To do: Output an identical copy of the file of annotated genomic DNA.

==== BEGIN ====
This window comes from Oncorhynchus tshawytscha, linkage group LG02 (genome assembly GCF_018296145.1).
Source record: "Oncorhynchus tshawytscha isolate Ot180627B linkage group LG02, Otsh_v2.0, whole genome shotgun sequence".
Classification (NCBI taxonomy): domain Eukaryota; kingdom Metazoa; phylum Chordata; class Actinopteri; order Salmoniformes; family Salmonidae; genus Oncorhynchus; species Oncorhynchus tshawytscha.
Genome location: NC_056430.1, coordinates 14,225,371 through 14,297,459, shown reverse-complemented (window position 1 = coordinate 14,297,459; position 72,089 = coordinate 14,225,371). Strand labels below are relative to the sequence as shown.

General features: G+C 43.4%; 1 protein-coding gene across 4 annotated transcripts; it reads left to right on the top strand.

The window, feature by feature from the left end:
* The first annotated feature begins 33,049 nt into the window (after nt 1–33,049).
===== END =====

This window comes from Oncorhynchus tshawytscha, linkage group LG02 (genome assembly GCF_018296145.1).
Source record: "Oncorhynchus tshawytscha isolate Ot180627B linkage group LG02, Otsh_v2.0, whole genome shotgun sequence".
Classification (NCBI taxonomy): domain Eukaryota; kingdom Metazoa; phylum Chordata; class Actinopteri; order Salmoniformes; family Salmonidae; genus Oncorhynchus; species Oncorhynchus tshawytscha.
Genome location: NC_056430.1, coordinates 14,225,371 through 14,297,459, shown reverse-complemented (window position 1 = coordinate 14,297,459; position 72,089 = coordinate 14,225,371). Strand labels below are relative to the sequence as shown.

General features: G+C 43.4%; 1 protein-coding gene across 4 annotated transcripts; it reads left to right on the top strand.

The window, feature by feature from the left end:
* The first annotated feature begins 33,049 nt into the window (after nt 1–33,049).